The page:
• When I saw this video for the first time, I actually laughed out loud and I was the only person in the room! Blair was the perfect actor to do this because he’s so damn cute – so why did that white woman run away then? (fool!) – actually, don’t answer that, we know why she ran! And, we know why all those white folk did what they did – stare, glare, ask for him to sign the guest book, want to take pictures with him, etc. – I’m only surprised the ranger didn’t ask him for his I.D. (ha! although that wouldn’t have been too far off either). Anyway, interesting comments posted. To me, this video is not “harmful, hurtful, or alienating” (as noted above); the satire is right on. Times are changing – pretty soon we’ll see all us black and brown people staring at whites wondering what they’re doing out there!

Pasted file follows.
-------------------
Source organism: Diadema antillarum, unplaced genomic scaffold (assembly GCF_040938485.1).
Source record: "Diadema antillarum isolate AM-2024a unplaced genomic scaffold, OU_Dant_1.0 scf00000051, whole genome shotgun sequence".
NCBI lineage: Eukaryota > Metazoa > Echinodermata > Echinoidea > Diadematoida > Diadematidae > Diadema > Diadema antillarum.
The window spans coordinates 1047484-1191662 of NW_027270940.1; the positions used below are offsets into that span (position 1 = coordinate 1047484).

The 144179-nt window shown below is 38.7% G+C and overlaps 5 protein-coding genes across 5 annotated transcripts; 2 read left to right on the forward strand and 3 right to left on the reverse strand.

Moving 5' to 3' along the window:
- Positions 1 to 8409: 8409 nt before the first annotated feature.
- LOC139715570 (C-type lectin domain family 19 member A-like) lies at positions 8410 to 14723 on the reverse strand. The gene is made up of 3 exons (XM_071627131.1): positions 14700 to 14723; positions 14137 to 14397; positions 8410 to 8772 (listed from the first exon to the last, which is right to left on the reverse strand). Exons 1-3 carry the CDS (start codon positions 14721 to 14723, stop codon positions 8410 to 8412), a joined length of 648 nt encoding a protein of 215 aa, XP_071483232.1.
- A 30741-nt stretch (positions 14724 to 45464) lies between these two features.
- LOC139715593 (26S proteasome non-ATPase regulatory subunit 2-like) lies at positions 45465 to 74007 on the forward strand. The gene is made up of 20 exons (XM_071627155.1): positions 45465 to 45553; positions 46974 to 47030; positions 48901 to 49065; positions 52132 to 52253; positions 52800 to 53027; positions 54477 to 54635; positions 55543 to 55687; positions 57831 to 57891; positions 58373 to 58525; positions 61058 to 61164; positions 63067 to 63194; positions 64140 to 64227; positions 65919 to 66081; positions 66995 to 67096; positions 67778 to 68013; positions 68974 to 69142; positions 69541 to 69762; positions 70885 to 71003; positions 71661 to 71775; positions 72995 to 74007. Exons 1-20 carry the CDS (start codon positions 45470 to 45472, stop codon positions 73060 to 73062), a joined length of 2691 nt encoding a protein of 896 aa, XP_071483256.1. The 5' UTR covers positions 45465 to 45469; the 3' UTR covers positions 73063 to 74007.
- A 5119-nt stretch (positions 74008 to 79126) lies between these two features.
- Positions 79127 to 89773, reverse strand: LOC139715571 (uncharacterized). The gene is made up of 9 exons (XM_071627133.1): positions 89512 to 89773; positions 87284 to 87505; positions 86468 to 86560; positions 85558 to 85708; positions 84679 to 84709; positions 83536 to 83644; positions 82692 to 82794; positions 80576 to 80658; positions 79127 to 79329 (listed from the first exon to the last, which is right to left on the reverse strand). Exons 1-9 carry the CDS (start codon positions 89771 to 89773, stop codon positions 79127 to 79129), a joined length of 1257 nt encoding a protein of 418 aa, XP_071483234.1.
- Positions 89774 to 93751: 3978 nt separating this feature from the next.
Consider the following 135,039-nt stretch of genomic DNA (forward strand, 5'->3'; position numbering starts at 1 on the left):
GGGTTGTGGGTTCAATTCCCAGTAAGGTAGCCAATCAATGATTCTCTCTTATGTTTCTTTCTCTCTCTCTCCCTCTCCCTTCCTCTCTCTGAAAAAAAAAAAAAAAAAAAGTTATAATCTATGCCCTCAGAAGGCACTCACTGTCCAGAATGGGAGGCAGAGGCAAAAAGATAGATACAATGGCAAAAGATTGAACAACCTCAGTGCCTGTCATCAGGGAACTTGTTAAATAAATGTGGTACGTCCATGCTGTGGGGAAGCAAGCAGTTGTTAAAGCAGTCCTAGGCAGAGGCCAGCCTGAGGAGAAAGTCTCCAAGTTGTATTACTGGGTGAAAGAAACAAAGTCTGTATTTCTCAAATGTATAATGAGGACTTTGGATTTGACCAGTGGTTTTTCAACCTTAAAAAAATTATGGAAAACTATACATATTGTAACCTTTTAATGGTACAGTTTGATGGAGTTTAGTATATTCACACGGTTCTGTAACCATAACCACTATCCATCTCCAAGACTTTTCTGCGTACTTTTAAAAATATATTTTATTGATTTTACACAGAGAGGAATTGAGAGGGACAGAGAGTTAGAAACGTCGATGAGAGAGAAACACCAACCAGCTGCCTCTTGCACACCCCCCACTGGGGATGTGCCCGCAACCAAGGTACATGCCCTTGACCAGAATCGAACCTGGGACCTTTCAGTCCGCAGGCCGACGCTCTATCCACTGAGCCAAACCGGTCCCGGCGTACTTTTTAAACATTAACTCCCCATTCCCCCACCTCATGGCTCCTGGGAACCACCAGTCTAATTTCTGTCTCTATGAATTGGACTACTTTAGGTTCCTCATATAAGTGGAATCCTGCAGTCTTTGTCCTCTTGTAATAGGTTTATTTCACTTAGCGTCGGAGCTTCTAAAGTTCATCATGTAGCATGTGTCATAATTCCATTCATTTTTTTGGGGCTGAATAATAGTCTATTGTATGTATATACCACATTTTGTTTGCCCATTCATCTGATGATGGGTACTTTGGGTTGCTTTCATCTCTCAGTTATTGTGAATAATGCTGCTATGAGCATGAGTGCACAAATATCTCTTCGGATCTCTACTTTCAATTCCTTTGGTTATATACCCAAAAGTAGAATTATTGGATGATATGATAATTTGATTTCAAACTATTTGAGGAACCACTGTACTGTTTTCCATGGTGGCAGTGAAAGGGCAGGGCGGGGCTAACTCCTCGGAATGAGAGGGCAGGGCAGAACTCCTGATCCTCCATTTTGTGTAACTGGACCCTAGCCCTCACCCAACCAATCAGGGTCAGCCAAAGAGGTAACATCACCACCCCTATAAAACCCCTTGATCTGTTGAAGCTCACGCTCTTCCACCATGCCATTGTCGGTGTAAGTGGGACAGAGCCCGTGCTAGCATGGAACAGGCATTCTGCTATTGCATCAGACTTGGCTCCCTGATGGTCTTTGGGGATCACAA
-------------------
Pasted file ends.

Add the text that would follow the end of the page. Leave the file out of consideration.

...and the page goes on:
• Spot on Dr. Nina: “Times are changing – pretty soon we’ll see all us black and brown people staring at whites wondering what they’re doing out there!”

  • I’ve always had a general theory that the dearth of blacks on trails is because they see it as a throwback to more primitive times, e.g. the African plains or jungle living conditions.

    Nature could be considered the anti bling-bling and the opposite of what they strive for to “make it” in America.

    Thus, they might avoid associating with nature because it reminds them psychologically of poverty, by the modern definition. I am not a big fan of modern life, so don’t take that wrong.

    Just a theory.